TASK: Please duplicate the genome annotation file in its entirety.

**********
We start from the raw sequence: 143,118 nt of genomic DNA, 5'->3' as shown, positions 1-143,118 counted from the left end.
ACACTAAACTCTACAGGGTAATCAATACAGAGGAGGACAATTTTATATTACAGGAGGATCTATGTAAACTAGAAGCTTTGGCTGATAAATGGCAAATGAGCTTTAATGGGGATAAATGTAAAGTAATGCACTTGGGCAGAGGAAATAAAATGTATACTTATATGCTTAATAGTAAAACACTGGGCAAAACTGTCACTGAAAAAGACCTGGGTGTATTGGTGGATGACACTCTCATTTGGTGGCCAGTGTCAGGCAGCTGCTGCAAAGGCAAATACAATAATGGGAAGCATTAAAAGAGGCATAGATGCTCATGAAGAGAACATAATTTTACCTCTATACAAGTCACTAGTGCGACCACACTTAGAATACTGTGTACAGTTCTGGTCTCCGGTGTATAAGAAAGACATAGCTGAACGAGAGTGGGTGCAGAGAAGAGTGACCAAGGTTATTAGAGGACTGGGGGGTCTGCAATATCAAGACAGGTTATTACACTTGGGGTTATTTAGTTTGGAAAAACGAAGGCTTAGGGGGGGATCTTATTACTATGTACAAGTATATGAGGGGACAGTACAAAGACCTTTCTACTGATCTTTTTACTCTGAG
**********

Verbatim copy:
We start from the raw sequence: 143,118 nt of genomic DNA, 5'->3' as shown, positions 1-143,118 counted from the left end.
ACACTAAACTCTACAGGGTAATCAATACAGAGGAGGACAATTTTATATTACAGGAGGATCTATGTAAACTAGAAGCTTTGGCTGATAAATGGCAAATGAGCTTTAATGGGGATAAATGTAAAGTAATGCACTTGGGCAGAGGAAATAAAATGTATACTTATATGCTTAATAGTAAAACACTGGGCAAAACTGTCACTGAAAAAGACCTGGGTGTATTGGTGGATGACACTCTCATTTGGTGGCCAGTGTCAGGCAGCTGCTGCAAAGGCAAATACAATAATGGGAAGCATTAAAAGAGGCATAGATGCTCATGAAGAGAACATAATTTTACCTCTATACAAGTCACTAGTGCGACCACACTTAGAATACTGTGTACAGTTCTGGTCTCCGGTGTATAAGAAAGACATAGCTGAACGAGAGTGGGTGCAGAGAAGAGTGACCAAGGTTATTAGAGGACTGGGGGGTCTGCAATATCAAGACAGGTTATTACACTTGGGGTTATTTAGTTTGGAAAAACGAAGGCTTAGGGGGGGATCTTATTACTATGTACAAGTATATGAGGGGACAGTACAAAGACCTTTCTACTGATCTTTTTACTCTGAG